Friday, April 3, 2015

Let Us Not Speak of That Anymore

One of the things that I've been steadily discovering on Twitter is that there are really two types of nerds in my feed - and all of them: Wrestlers, Rock Stars, RPG Authors, Artists, Porn Stars, Novelists, Movie Stars, and Role-players are nerds. On the one hand I have awesome people that are creating a lot of great content on their blogs, websites, and feeds who are fun to talk to and that get me excited to go on twitter every time I see their names pop up. Then you have these sanctimonious jerks who want to complain about every thing that they come across without ever actually explaining why they don't like it. Video games are problematic; magazines are problematic; companies making a profit are problematic; women not being the right kind of feminist are problematic; standards of beauty/masculinity/femininity are problematic; racial expectations/struggles/standards are problematic; white/male/straight privilege is problematic. 

Every. 
thing.
is. 
problematic. 

It's exhausting trying to keep up with what's the latest problematic thing they're trying to expose today because every day is some new problematic issue. There are buzz words that they use (and if you haven't figured it out problematic is one of them) to describe each new controversy. These are brought out as though using them identifies you as a member of their inner circle where you think the right things and are concerned over the right issues. There's an exclusivity there that goes beyond any form of gate keeping (there's another one) that I've ever experienced outside of a post-modern philosophy course. 

It's a defined clique that I don't see expressed so clearly on Google+ or in my Blogger feed. Don't get me wrong! There are nasty, bloody disagreements that I see on a regular basis in my Google+ stream. People argue about everything from editions of their favorite games, to television shows, and video games. It gets heated sometimes but you know what almost always happens? They actually discuss the issue.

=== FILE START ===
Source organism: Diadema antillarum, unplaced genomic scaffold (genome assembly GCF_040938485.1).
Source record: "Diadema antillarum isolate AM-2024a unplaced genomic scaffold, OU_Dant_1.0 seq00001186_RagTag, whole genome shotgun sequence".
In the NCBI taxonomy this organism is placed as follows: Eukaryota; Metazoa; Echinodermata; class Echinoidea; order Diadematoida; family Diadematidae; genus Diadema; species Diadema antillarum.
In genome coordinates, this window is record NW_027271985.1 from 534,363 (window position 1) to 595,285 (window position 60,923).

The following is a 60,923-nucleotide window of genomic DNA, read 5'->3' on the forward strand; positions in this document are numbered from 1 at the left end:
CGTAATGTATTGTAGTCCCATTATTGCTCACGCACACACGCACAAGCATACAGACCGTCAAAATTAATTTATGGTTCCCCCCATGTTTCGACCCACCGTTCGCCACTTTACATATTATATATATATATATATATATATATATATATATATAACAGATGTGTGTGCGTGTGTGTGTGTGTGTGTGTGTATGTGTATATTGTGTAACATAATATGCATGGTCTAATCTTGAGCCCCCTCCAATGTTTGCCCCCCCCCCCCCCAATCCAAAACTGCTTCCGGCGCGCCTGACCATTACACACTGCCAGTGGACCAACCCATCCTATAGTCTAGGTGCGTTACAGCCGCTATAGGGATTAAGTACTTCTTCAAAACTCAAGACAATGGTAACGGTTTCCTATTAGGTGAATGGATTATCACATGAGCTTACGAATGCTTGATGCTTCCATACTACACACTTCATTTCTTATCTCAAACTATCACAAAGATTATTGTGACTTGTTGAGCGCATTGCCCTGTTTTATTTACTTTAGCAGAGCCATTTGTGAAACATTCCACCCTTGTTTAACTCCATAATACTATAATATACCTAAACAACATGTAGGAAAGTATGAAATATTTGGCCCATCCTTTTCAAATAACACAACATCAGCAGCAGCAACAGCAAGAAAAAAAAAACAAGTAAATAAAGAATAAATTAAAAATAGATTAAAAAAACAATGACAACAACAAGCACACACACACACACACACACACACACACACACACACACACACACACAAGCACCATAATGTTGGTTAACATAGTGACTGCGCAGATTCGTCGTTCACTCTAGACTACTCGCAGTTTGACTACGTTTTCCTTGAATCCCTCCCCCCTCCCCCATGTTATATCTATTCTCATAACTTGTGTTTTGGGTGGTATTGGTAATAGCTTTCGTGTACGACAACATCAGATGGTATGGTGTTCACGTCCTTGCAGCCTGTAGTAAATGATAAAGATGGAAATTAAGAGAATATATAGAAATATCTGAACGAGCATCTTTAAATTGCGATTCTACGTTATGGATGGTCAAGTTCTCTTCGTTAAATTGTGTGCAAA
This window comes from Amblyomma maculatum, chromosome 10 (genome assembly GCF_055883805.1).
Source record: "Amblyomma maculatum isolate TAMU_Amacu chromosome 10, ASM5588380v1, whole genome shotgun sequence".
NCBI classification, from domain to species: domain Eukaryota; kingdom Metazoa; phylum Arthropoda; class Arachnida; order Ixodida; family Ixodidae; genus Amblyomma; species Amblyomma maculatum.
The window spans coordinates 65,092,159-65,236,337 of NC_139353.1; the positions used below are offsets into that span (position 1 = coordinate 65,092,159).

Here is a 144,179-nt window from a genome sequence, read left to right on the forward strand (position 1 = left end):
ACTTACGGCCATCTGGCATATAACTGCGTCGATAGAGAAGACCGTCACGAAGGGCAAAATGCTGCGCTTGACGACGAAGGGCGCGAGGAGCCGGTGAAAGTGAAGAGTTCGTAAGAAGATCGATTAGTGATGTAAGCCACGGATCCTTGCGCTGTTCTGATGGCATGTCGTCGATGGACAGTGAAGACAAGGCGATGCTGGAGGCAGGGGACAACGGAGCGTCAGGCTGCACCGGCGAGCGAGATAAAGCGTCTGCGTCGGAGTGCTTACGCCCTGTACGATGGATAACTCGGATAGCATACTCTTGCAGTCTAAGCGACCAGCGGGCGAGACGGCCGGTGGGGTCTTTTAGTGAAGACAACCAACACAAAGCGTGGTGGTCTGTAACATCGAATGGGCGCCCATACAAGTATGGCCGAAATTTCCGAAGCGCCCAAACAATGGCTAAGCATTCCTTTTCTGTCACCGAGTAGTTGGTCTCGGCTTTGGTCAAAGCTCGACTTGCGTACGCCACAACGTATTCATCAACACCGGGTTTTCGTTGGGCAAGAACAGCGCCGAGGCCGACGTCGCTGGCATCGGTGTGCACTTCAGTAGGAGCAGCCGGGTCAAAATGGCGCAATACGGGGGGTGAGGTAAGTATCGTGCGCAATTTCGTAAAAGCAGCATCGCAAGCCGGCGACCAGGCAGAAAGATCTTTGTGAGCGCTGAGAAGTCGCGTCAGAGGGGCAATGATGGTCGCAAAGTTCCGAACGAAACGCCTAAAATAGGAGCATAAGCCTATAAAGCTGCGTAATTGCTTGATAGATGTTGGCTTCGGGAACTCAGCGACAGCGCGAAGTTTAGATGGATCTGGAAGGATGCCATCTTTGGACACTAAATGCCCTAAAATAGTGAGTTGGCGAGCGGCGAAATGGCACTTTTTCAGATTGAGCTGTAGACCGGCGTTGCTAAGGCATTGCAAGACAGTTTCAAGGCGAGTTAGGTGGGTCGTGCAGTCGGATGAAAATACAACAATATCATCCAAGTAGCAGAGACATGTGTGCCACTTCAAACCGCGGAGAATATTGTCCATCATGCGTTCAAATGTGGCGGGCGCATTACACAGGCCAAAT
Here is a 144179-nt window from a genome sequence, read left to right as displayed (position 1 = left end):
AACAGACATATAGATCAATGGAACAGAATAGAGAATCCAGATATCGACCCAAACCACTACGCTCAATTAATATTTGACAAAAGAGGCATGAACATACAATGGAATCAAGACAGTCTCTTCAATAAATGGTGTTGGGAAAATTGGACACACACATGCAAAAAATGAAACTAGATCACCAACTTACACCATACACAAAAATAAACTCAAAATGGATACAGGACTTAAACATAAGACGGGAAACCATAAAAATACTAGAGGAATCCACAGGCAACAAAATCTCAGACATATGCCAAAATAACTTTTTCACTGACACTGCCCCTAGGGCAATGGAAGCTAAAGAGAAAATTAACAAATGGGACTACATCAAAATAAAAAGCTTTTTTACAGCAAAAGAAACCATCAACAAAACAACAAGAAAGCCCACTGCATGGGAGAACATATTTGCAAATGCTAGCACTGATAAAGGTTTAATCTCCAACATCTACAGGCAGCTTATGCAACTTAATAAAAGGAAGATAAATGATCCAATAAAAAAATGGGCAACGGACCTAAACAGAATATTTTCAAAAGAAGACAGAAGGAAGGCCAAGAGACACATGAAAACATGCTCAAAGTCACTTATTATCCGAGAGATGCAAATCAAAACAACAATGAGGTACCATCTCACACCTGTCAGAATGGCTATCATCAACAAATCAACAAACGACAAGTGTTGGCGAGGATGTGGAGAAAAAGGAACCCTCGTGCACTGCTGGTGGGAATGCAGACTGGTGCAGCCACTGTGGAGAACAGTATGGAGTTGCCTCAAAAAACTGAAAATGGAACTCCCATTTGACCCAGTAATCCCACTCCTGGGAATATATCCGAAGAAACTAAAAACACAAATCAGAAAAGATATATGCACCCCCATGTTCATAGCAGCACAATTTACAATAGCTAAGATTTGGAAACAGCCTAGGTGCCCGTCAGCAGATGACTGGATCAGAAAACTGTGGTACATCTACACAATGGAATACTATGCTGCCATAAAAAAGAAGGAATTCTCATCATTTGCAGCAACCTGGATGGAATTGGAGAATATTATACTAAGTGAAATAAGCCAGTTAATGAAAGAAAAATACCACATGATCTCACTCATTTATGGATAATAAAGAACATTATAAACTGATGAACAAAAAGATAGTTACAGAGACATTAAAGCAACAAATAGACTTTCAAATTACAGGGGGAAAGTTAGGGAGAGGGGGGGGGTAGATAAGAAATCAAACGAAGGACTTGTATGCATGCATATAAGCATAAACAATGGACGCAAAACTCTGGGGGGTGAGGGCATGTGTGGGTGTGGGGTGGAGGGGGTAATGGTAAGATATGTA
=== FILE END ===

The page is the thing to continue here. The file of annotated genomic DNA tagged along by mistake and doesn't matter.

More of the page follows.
On Twitter that doesn't often happen and there are natural reasons for why this occurs that center around the 140 character limit. Within this clique, however, there is another thread that expresses itself whenever they are asked to explain their reasoning. I've generally seen it phrased in one of two ways: (1) "I'm not going to rehash with you a conversation that I've had a million times before or justify my feelings/beliefs/thoughts for your satisfaction;" and (2) "If you can't understand/recognize/realize that this is a problem then there's no use/point/reason in discussing it with you."

I am utterly mystified when I run across those responses. 

Look, when you start banging on a keyboard like a monkey on speed and putting yourself out there for public consumption you both want to be heard and to have an influence with the people who are reading you. To be heard isn't hard. You either have to be louder, more prolific than everyone else, or just keep smashing keys until you outlast everyone else around you and become a member of the 'Old Guard' where you're treated with a reverence you may not actually deserve. But to have actual influence with other people, to help them come to different conclusions and to impact their lives, you have to be willing to talk with them about the things that concern each of you. In doing so you are going to have disagreements and you're going to run into assholes who tell you to kill yourself and try to bully you into hiding away from them; but you're also going to make connections with people who care about what you say and what you think. Hiding behind a wall of like minded thinkers and a refusal to engage with anyone who doesn't think like you isn't going to make you influential. It's going to make you irrelevant.